Since a vaccine for measles has been around for a long time now, you'd think the viral infection would be completely eradicated. Think again. Measles cases increased dramatically in Europe in 2017, according to the World Health Organization, and some experts say anti-vaxxers could be to blame. Or, at least, that their actions can take part of the blame for the situation.
WHO Europe said there was a "four-fold increase" of measles in Europe during 2017, The Guardian reported. There were more than 21,000 cases of the disease reported, as well as 35 deaths as a result of it, in what Dr. Zsuzsanna Jakab, WHO regional director for Europe, said was "a tragedy we simply cannot accept." The numbers are particularly disappointing because the number of cases of measles in Europe actually hit a record low in 2016, when there were only 5,273 cases there.
So what's with the increase? Experts say people opting out of vaccinations might be part of the problem, according to the BBC. The MMR vaccine can prevent measles, and the combined vaccine has advantages over the individual measles, mumps, and rubella vaccines, WHO reported. But vaccination rates for the highly infectious illness are falling behind in many parts of Europe, according to The Sun, and that's a real problem when it comes to the spread of the disease.
Measles is no joke. One in every 1,000 children affected by it develops encephalitis — a swelling of the brain that can lead to deafness or learning difficulties, according to The Guardian.
Even though his claims have been thoroughly discredited, researcher Andrew Wakefield's findings that claimed to link the MMR vaccine to the development of autism persist and damage public confidence in the vaccine, The Guardian reported.
In the WHO's report on the increase of measles cases in Europe, the agency cited "challenges" to lowering the numbers in certain countries, including "declines in overall routine immunization coverage, consistently low coverage among some marginalized groups, interruptions in vaccine supply, or underperforming disease surveillance systems." Basically, a big part of the reason the disease seems to be spreading comes down to people not being covered by immunization for one reason or another, and claims like Wakefield's certainly don't help matters.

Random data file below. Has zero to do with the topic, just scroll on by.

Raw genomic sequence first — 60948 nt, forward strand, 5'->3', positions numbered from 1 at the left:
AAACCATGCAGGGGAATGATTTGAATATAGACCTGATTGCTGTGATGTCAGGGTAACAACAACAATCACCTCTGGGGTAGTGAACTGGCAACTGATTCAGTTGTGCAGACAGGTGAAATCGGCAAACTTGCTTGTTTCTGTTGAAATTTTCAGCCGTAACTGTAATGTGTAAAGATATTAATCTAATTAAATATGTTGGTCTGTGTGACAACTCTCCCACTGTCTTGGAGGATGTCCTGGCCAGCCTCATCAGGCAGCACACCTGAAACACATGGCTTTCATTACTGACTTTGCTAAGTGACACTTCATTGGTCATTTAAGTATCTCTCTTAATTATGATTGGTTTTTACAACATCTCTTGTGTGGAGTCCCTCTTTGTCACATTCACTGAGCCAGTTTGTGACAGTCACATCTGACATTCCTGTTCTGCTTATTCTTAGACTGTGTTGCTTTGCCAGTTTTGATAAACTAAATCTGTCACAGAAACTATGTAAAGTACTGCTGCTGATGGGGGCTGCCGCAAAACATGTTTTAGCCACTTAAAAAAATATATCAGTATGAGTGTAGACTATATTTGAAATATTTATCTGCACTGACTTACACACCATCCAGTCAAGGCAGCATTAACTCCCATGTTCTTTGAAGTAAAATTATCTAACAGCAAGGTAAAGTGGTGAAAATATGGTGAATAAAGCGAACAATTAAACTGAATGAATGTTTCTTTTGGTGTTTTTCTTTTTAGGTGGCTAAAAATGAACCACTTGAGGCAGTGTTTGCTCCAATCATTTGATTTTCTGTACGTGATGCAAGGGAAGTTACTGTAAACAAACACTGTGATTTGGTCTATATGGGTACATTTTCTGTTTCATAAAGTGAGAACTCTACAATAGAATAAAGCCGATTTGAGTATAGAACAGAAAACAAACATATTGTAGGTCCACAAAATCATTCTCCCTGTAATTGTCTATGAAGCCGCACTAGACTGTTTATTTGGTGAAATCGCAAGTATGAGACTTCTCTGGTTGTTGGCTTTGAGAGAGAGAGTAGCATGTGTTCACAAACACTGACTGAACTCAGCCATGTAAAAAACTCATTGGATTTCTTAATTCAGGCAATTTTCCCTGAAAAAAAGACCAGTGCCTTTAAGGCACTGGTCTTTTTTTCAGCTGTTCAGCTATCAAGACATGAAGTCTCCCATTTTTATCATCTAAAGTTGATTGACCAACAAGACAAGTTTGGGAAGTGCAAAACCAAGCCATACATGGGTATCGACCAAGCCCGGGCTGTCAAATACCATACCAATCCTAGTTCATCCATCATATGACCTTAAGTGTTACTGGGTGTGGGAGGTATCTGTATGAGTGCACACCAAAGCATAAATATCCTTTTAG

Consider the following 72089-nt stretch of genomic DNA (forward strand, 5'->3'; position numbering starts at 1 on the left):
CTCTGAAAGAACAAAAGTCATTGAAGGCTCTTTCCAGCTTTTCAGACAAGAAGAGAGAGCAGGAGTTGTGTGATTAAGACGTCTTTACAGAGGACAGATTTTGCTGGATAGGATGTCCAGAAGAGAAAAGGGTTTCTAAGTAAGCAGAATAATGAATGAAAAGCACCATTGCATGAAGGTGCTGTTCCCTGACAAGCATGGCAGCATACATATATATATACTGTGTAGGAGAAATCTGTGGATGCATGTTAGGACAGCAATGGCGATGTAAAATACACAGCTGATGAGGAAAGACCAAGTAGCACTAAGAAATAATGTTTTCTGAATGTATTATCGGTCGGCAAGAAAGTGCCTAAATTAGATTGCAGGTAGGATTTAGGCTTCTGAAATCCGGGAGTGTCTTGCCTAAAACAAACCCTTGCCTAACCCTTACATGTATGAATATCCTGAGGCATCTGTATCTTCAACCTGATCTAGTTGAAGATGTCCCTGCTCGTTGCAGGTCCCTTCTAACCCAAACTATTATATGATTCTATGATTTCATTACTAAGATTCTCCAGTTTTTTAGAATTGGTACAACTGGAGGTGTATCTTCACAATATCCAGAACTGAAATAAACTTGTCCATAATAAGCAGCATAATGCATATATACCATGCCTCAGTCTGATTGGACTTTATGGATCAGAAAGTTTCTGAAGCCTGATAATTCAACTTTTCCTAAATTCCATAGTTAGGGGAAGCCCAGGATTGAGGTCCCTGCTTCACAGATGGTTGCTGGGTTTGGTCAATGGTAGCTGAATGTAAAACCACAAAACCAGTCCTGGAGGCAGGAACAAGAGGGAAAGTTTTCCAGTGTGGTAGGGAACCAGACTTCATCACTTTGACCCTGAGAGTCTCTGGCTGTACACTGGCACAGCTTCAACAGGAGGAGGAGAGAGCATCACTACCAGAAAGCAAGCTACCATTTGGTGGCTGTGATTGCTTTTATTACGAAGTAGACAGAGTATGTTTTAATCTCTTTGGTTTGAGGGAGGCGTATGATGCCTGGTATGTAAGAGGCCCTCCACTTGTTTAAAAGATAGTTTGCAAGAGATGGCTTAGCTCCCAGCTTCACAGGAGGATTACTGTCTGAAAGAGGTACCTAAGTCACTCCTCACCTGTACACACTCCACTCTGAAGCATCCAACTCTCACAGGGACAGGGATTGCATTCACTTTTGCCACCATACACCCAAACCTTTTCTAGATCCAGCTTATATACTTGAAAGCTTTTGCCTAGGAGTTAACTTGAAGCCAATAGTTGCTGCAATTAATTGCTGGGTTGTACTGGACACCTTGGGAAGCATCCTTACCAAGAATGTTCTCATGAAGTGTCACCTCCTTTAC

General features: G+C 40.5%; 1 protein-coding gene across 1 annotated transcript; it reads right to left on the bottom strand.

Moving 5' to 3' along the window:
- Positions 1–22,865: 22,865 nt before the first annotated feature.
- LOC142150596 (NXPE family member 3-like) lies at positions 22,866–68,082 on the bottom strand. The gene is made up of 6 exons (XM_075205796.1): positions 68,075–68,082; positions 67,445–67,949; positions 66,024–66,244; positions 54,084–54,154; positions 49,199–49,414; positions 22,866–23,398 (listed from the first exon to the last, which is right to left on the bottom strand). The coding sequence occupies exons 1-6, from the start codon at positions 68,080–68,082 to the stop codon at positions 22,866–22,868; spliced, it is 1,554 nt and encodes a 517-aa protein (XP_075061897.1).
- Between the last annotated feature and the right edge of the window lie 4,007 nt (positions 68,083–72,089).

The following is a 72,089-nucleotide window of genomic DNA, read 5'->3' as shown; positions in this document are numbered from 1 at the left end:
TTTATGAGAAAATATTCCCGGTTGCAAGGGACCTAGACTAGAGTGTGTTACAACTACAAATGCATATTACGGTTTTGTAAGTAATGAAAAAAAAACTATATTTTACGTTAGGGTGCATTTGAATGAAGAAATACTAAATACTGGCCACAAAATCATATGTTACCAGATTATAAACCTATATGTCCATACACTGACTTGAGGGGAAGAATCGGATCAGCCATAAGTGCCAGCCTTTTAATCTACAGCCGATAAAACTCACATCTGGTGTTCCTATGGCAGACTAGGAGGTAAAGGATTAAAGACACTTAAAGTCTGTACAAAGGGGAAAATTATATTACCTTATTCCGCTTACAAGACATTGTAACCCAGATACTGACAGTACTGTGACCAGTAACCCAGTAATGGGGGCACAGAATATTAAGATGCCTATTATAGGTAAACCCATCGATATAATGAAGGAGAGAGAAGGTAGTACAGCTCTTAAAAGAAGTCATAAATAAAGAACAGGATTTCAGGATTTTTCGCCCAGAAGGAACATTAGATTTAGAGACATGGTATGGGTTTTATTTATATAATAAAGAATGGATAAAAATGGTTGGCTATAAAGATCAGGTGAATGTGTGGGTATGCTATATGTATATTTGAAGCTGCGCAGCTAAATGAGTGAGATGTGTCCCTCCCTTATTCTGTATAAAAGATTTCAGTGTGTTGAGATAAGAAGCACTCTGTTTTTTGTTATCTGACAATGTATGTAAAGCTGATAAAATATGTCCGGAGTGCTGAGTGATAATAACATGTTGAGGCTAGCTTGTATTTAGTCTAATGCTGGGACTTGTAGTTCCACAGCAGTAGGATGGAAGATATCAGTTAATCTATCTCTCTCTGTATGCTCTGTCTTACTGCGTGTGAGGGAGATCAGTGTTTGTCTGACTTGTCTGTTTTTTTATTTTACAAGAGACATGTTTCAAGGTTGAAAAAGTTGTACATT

The WHO found that Romania had the most cases of measles last year, with 5,562, according to NBC News. Italy had more than 5,000 cases, and Ukraine reported 4,767 cases. But Greece, Germany, Serbia, Tajikistan, France, the Russian Federation, Belgium, the United Kingdom, Bulgaria, Spain, Czechia, and Switzerland also reported high numbers, according to The Guardian.
The number of measles cases in Europe in 2017 was far higher than in the U.S., where, by comparison, the Centers for Disease Control and Prevention reported 118 cases of measles throughout 2017, according to Fortune. But some fear that a resurgence may be coming in the U.S. as well.
WHO officials seem more determined than ever to work on the prevalence of measles and on measles vaccination rates, specifically in Europe where the numbers surged so much, so quickly. In the organization's press release about the increase, Jakab said:
This short-term setback cannot deter us from our commitment to be the generation that frees our children from these diseases once and for all.
And protecting more kids from preventable, possibly deadly diseases is something everyone should want to work on, not just health officials. Just because a surge in measles cases isn't happening in the U.S. to the same degree it is in Europe doesn't mean parents in the U.S. shouldn't be concerned and vigilant.
To learn more about immunization schedules for both children and adults in the U.S., visit the CDC's website, or talk to your doctor.
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